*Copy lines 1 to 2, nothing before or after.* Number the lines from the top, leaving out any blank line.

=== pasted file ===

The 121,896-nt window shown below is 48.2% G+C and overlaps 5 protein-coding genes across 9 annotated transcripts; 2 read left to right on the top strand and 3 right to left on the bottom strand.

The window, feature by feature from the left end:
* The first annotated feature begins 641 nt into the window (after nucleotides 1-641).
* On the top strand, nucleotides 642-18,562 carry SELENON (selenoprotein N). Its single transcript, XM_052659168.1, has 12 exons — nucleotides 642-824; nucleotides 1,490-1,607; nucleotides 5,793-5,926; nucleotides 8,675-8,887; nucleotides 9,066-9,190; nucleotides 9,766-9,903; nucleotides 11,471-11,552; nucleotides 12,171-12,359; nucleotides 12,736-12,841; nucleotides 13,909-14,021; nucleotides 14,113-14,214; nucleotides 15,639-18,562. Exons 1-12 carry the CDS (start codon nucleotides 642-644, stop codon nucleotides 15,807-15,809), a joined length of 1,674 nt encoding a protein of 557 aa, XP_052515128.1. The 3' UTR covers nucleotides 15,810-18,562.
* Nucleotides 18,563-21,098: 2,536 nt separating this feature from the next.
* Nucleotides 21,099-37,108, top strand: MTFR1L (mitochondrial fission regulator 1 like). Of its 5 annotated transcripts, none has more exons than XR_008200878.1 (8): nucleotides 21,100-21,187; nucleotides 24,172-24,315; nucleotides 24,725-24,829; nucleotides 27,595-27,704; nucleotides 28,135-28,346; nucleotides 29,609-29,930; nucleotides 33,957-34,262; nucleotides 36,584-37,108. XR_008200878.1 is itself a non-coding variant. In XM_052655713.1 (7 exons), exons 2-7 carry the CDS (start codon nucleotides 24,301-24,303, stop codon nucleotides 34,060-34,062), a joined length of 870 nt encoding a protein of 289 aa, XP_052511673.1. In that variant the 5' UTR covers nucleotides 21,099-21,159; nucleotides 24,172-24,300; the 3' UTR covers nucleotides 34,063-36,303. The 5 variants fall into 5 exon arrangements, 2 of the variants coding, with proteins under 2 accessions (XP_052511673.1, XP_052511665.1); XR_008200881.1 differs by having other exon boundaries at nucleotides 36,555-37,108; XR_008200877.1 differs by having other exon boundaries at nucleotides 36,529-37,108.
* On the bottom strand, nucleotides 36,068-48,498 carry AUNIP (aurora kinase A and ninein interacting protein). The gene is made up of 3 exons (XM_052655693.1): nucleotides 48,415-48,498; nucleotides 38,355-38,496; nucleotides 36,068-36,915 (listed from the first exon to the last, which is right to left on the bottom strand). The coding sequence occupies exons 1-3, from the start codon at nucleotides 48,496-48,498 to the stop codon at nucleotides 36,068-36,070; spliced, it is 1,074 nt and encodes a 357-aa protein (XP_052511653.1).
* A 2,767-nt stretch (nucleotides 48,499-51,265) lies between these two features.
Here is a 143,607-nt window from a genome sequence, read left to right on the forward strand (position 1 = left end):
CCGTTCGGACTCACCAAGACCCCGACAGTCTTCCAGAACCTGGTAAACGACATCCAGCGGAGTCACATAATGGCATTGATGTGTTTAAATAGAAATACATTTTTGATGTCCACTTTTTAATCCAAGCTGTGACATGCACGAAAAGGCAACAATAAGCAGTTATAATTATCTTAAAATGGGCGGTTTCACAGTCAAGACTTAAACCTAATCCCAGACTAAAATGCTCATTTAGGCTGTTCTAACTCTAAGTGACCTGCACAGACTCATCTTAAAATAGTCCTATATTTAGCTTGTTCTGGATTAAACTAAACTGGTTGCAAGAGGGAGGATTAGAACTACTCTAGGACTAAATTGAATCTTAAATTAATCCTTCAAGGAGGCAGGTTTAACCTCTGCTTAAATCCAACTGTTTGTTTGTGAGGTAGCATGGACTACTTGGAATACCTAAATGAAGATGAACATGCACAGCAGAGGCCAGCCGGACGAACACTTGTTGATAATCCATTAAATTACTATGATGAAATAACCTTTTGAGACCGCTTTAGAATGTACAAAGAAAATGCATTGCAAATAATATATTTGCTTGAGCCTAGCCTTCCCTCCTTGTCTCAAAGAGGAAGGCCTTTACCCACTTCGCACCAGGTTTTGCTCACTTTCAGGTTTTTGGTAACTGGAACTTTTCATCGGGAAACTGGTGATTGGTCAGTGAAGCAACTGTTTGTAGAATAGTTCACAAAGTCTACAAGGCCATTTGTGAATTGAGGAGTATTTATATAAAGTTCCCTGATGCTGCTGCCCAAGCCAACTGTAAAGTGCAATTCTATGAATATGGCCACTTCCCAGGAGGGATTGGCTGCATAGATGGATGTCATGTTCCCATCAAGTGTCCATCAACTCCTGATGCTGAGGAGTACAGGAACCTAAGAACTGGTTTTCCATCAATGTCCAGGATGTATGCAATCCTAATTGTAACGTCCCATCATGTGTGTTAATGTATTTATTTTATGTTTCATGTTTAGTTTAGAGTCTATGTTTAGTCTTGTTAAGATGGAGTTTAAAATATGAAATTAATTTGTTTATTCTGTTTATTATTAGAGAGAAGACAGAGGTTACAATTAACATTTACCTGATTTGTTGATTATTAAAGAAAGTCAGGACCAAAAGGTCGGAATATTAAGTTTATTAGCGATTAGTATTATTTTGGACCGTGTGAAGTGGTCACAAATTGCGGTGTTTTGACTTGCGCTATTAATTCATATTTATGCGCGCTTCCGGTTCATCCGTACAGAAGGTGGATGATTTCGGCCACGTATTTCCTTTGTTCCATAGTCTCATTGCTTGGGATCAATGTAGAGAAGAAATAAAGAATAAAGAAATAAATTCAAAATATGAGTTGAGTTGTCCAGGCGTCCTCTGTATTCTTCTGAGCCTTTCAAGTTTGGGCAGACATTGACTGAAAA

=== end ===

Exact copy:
The 121,896-nt window shown below is 48.2% G+C and overlaps 5 protein-coding genes across 9 annotated transcripts; 2 read left to right on the top strand and 3 right to left on the bottom strand.

The window, feature by feature from the left end: